Networking: Turbulence 1981-1982
The PBX, the IBM PC and the Chaos of Competition
Interlan exemplified the quick-to-market advantages of a start-up. They introduced their first Ethernet boards in January 1982, just six months after incorporation. They soon discovered that their products were slower than the Ethernet boards of 3Com as a result of using the Zilog Z-80 microprocessor. Paul Severino remembers:
“What happened to us is when we found that the Z‑80 didn't go as fast as we wanted it to, and we didn't have a lot of time to figure that out because we were so fast getting to market, that there was a little hiatus there where 3‑Com gained some ground. Our board was slower until we changed it tow a bit slice [microprocessor] in July. Then we really had them sort of on the run.”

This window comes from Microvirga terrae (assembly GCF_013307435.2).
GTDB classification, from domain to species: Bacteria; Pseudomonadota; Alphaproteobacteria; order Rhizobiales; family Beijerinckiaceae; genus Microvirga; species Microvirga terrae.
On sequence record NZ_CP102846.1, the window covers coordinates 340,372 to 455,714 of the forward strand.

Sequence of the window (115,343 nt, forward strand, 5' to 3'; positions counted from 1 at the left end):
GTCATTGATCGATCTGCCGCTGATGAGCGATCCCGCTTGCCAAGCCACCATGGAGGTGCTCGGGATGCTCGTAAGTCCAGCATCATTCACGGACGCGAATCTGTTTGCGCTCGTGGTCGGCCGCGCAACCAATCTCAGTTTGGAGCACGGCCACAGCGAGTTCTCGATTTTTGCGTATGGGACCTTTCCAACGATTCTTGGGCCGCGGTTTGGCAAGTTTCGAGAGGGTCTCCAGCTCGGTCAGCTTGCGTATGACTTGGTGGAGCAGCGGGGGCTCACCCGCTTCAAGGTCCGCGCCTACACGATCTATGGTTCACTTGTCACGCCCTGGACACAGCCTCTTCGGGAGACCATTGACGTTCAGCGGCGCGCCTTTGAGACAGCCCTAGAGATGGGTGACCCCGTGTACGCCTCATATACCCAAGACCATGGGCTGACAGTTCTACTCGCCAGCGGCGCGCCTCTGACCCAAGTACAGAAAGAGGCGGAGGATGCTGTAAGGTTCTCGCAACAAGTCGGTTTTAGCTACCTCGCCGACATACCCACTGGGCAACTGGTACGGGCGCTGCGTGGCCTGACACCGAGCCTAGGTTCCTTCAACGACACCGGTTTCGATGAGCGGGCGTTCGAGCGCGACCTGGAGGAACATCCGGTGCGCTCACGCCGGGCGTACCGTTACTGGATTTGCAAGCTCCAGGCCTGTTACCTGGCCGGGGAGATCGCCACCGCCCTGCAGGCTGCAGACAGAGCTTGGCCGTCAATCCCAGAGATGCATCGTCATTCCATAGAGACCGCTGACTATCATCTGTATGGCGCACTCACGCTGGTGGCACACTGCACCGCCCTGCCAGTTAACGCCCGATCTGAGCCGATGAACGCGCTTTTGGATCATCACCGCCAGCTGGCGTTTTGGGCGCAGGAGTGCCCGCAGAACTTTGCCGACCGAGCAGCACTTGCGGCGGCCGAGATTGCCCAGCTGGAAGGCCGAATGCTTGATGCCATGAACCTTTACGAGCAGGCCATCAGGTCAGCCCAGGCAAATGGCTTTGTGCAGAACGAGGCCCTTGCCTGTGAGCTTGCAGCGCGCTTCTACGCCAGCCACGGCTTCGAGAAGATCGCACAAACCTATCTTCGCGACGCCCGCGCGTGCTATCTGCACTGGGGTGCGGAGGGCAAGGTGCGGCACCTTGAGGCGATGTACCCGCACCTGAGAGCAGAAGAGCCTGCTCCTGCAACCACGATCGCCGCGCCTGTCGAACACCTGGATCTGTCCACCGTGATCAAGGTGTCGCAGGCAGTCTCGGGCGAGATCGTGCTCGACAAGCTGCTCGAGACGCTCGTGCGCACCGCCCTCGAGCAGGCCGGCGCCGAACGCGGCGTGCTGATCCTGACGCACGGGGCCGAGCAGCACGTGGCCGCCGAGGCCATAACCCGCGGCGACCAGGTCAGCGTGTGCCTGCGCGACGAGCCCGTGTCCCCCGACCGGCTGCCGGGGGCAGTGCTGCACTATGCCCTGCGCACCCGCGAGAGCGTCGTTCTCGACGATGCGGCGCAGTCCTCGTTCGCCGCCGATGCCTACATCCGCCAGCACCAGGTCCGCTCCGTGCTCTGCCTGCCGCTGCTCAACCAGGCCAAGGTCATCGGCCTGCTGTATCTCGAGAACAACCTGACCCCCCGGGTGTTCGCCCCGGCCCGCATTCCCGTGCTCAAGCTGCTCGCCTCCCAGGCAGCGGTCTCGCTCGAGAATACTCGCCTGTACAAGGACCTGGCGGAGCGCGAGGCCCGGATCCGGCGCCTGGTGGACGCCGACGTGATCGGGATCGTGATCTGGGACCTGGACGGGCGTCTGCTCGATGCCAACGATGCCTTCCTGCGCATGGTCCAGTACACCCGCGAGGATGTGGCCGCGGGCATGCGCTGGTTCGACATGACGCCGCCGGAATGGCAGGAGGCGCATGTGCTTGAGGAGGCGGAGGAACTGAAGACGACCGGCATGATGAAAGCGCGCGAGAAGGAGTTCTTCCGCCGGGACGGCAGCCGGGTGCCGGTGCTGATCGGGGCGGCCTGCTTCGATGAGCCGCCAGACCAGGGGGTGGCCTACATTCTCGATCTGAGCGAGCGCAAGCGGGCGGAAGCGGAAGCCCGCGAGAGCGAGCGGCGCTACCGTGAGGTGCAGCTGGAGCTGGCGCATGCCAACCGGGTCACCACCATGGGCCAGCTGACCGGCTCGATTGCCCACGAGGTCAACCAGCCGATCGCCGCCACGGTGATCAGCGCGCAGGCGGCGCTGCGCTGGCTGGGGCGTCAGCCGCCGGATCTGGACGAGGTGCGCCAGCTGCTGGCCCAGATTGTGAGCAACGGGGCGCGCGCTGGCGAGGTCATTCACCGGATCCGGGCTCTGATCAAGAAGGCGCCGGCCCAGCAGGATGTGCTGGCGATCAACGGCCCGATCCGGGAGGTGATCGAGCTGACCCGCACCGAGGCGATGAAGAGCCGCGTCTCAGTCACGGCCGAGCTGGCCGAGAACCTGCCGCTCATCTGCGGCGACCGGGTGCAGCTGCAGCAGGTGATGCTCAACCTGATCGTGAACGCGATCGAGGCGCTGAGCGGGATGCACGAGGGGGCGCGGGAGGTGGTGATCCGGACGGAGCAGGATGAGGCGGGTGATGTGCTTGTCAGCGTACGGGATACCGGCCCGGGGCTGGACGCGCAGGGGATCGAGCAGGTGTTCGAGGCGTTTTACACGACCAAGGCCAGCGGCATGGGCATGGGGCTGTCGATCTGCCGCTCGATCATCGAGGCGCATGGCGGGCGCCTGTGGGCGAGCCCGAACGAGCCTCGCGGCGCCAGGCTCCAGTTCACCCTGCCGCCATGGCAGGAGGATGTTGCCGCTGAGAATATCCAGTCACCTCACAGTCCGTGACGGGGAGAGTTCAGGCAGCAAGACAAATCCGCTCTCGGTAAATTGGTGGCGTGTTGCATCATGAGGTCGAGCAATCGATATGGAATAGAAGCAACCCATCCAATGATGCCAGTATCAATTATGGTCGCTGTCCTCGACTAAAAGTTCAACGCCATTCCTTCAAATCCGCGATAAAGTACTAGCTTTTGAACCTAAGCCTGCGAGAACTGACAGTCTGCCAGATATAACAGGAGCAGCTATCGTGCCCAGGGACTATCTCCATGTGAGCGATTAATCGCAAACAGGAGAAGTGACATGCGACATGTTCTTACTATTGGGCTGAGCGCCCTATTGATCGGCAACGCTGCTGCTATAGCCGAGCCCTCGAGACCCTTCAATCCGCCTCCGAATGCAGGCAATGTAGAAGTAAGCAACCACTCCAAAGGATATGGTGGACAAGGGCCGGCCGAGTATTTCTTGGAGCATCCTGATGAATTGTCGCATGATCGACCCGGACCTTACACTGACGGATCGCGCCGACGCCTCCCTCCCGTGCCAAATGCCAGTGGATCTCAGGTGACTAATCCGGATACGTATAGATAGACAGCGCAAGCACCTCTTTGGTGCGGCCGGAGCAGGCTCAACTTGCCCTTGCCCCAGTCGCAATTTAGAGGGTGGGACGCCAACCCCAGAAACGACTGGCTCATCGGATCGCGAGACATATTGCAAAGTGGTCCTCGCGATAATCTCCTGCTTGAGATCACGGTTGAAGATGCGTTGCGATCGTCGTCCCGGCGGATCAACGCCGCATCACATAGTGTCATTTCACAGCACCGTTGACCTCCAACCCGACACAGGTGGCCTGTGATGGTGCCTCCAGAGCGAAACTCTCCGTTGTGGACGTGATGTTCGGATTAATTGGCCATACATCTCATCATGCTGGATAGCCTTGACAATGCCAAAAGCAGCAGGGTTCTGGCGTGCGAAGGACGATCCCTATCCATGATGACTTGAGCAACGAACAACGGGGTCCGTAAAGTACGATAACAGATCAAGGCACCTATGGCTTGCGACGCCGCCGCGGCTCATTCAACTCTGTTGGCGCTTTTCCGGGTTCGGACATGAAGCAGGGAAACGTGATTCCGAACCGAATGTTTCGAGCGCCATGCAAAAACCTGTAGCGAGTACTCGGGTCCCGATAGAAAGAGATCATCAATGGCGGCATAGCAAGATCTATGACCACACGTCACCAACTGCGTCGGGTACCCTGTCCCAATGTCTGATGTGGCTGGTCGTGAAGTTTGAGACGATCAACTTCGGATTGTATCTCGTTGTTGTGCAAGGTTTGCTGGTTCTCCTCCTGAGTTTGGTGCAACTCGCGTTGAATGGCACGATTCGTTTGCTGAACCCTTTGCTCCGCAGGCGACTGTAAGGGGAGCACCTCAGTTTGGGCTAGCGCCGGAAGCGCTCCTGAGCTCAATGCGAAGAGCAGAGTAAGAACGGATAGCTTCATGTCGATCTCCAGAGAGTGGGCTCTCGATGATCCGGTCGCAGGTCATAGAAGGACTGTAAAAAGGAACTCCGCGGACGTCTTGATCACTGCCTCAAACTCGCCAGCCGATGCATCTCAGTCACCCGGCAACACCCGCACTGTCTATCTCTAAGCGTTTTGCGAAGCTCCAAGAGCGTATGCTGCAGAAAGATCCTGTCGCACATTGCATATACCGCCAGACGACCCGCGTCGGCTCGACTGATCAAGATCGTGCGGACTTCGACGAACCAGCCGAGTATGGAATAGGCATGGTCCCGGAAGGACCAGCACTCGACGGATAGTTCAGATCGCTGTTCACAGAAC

Interlan didn’t initially offer any networking protocols. But in 1982 they decided on XNS, for reasons very similar to those argued within Ungermann-Bass. Severino remembers:
“Once we had the hardware out, we basically wanted to make a decision about what protocol we were going to support, and there were a choice of two, XNS or TCPIP. We were looking for protocols that had certain characteristics that were efficient, that could be made to go fast. So we picked XNS, along with Ungermann-Bass and Bridge and 3‑Com and everybody else in the field, because if you looked at the two protocols from a technical point of view, XNS was designed for Ethernet, and TCP was designed for big wide area communications systems and had lots of overhead to it.”
Interlan had a great first year. 1982 sales were $2.4 million with a loss of $1.1 million.